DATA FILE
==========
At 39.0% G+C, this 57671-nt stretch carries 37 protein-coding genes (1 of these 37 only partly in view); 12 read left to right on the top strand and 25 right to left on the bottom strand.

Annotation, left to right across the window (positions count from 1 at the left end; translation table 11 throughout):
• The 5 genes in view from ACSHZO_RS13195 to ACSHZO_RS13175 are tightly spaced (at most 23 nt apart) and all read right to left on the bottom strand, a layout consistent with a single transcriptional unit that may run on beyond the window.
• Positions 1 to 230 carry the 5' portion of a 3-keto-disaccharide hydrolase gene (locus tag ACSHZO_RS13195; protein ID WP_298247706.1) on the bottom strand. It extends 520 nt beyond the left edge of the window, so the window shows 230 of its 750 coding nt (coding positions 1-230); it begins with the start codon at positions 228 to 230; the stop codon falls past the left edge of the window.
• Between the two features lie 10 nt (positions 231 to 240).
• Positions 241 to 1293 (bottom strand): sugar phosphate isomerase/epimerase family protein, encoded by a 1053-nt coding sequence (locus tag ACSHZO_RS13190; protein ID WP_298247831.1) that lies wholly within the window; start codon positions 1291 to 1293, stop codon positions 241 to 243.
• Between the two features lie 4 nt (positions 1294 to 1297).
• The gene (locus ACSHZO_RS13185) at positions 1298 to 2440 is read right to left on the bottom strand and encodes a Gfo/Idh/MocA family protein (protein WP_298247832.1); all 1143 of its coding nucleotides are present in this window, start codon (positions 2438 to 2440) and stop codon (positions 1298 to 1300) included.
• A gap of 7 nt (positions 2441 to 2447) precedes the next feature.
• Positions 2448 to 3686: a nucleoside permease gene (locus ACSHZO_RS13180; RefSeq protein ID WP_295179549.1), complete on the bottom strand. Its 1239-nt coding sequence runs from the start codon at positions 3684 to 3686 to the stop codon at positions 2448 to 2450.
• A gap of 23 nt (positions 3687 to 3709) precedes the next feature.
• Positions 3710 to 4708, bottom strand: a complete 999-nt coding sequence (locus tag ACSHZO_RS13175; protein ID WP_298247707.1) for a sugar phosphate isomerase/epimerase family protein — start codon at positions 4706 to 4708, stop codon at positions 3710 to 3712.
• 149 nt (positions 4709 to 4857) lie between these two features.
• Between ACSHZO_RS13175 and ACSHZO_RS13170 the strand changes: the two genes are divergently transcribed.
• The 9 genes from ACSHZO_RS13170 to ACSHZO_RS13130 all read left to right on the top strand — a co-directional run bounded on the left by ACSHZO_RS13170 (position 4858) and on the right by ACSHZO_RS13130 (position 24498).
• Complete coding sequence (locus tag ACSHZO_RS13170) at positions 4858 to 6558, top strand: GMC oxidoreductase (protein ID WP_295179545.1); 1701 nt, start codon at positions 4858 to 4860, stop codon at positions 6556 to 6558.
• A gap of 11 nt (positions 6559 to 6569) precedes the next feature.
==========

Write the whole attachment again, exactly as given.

At 39.0% G+C, this 57671-nt stretch carries 37 protein-coding genes (1 of these 37 only partly in view); 12 read left to right on the top strand and 25 right to left on the bottom strand.

Annotation, left to right across the window (positions count from 1 at the left end; translation table 11 throughout):
• The 5 genes in view from ACSHZO_RS13195 to ACSHZO_RS13175 are tightly spaced (at most 23 nt apart) and all read right to left on the bottom strand, a layout consistent with a single transcriptional unit that may run on beyond the window.
• Positions 1 to 230 carry the 5' portion of a 3-keto-disaccharide hydrolase gene (locus tag ACSHZO_RS13195; protein ID WP_298247706.1) on the bottom strand. It extends 520 nt beyond the left edge of the window, so the window shows 230 of its 750 coding nt (coding positions 1-230); it begins with the start codon at positions 228 to 230; the stop codon falls past the left edge of the window.
• Between the two features lie 10 nt (positions 231 to 240).
• Positions 241 to 1293 (bottom strand): sugar phosphate isomerase/epimerase family protein, encoded by a 1053-nt coding sequence (locus tag ACSHZO_RS13190; protein ID WP_298247831.1) that lies wholly within the window; start codon positions 1291 to 1293, stop codon positions 241 to 243.
• Between the two features lie 4 nt (positions 1294 to 1297).
• The gene (locus ACSHZO_RS13185) at positions 1298 to 2440 is read right to left on the bottom strand and encodes a Gfo/Idh/MocA family protein (protein WP_298247832.1); all 1143 of its coding nucleotides are present in this window, start codon (positions 2438 to 2440) and stop codon (positions 1298 to 1300) included.
• A gap of 7 nt (positions 2441 to 2447) precedes the next feature.
• Positions 2448 to 3686: a nucleoside permease gene (locus ACSHZO_RS13180; RefSeq protein ID WP_295179549.1), complete on the bottom strand. Its 1239-nt coding sequence runs from the start codon at positions 3684 to 3686 to the stop codon at positions 2448 to 2450.
• A gap of 23 nt (positions 3687 to 3709) precedes the next feature.
• Positions 3710 to 4708, bottom strand: a complete 999-nt coding sequence (locus tag ACSHZO_RS13175; protein ID WP_298247707.1) for a sugar phosphate isomerase/epimerase family protein — start codon at positions 4706 to 4708, stop codon at positions 3710 to 3712.
• 149 nt (positions 4709 to 4857) lie between these two features.
• Between ACSHZO_RS13175 and ACSHZO_RS13170 the strand changes: the two genes are divergently transcribed.
• The 9 genes from ACSHZO_RS13170 to ACSHZO_RS13130 all read left to right on the top strand — a co-directional run bounded on the left by ACSHZO_RS13170 (position 4858) and on the right by ACSHZO_RS13130 (position 24498).
• Complete coding sequence (locus tag ACSHZO_RS13170) at positions 4858 to 6558, top strand: GMC oxidoreductase (protein ID WP_295179545.1); 1701 nt, start codon at positions 4858 to 4860, stop codon at positions 6556 to 6558.
• A gap of 11 nt (positions 6559 to 6569) precedes the next feature.